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Rob Morris


December 1st 2295

The captain of the U.S.S. Enterprise stood with his chief science officer near a piece of refitted hull plating on Deck 15. In later years, neither would be able to recall which of them said first that it was just a spot. It was a spot they would return to on that day every year they could.

The captain of the U.S.S. Excelsior looked at a picture of the daughter he had lost to a fate more random and cruel than some, though he had known others who had died less peacefully and more deliberately. He then looked at a picture of a man he desperately wanted to be both nothing like and exactly like, all at once. He stared briefly at both pictures, and realized anew that in neither case had he been given a chance to personally say goodbye.

A relatively new Federation Ambassador sat, as he had for the entire day, waiting by a BellComm terminal in his quarters. Logic dictated that it was foolish to wait for a message from one who he knew could never send it, and that it was equally foolish to dismiss that possibility, when one considered the individual in question. No message came.

A very senior Federation Ambassador did something nearly unthinkable. He interrupted intensely private grieving for his beloved bondmate to grieve for another. Yet the grieving felt contiguous. The man he mourned for a full hour had brought his son back from the dead. Had this death persisted, surely he would have lost his bondmate that much earlier. When all happy times now seemed dust in his throat, this small piece of logic amid the grief started the slow process of his own coming back to life.

The acting, and soon to be regular, captain of the U.S.S. Hyperion did not stop and grieve. For she knew that the best tribute to the man now gone one year was to deliver her ship and her borrowed crew safely home. Later that day, she made the mistake of speaking with the captain of the Enterprise, and the sight of the last chair her mentor had ever occupied made this strong woman withdraw to her quarters. She did not allow herself to cry, fearful that she might have trouble stopping in time for her next (and inevitable) summons to the bridge.

On that bridge in her stead was a young woman thought of the lost great man not in terms of her loss, for she had been in a declining mental state when the man had passed. No, she thought of the man like her father, and how he was coping. She thought of the man she would soon serve as First Officer, and the burdens he bore, both in that loss and well beyond it. She thought very much of the man who seemed to hold more and more of her heart in his hands, mourning his legendary uncle only a little less this year. When one temporary crewmember innocently joked that another could go right on quoting regulations, her own realized grief nearly overwhelmed learned Vulcan controls.

In an odd remove of a relatively nearby sector of space, as yet unexplored for reasons scientific and bureaucratic, lay a technological marvel of the ages, something to rival the best of the Iconians at their height. That it had flash-fried all who dwelled within was just another irony of the cold vacuum. On its great skin lay a small crashed ship that had only two survivors struggling to stay alive. In the name of one lost great man, another had worked one last great miracle. After all, he reasoned within his brilliantly-conceived stasis, he had to be alive to gloat when their captain returned, alive and well.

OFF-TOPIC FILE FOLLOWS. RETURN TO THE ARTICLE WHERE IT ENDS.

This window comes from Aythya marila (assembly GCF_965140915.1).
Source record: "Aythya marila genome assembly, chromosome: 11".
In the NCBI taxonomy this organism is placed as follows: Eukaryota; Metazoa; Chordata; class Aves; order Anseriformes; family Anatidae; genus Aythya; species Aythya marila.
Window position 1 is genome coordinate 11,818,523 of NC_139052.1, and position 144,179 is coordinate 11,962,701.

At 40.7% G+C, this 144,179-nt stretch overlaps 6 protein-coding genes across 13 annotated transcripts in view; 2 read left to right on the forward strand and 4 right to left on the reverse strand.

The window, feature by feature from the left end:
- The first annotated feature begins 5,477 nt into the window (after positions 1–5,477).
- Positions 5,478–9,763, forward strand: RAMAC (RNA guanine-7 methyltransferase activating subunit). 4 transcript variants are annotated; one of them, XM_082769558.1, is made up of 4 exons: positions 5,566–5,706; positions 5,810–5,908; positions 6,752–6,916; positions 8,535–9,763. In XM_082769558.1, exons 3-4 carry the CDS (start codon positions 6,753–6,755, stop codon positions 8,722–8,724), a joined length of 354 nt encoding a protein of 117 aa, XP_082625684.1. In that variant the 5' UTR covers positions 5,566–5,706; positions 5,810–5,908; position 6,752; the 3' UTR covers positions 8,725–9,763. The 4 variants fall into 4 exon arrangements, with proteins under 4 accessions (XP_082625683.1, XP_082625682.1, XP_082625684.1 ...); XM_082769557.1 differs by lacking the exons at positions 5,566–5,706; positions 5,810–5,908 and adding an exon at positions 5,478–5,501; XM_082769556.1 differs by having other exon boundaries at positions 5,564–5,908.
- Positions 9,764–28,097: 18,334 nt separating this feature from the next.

An old country doctor lay in the arms of a woman most of his closest friends had never met and yet all would recognize, were he to permit them to see her. Both, it could be argued, could have set aside all grieving for their dearest friend, as they neared the agonizing anniversary of every parent’s worst nightmare, this twice again. He would have understood as few others did. But they did not forget him, nor did they mourn. Instead, they endlessly watched a holovid of their darling boys playing with their favorite uncle, at a time when it seemed evil had been defeated at last. They only turned it off when the memory of love hurt more than the mourning process ever could.

On a ship he was inspecting personally as a sign of the glories its captain had achieved in battle, one of three greatest living Klingons was chafing at the fact that they were actually going to grow old. He further chafed at the fact that no matter what happened to this ship, it would never place him into the position of contending with the one foe truly worth fighting, or on rare occasions, the one questionable ally worth having at one’s side. Inwardly, he mused that he could take Gre’thor and all of Fek’lhr’s mockery, if only his foe was waiting for him, arrogantly gesturing with his fingers to let the battle commence.

To most in the galaxy, Stardate 9591.5 (December 1st 2295, by old Earth reckoning) merely passed as days usually did, and seemed a day just as any other, with only a random news report mentioning Captain James T. Kirk on the first anniversary of his death.

For December 2nd was waiting, as the day after always did.

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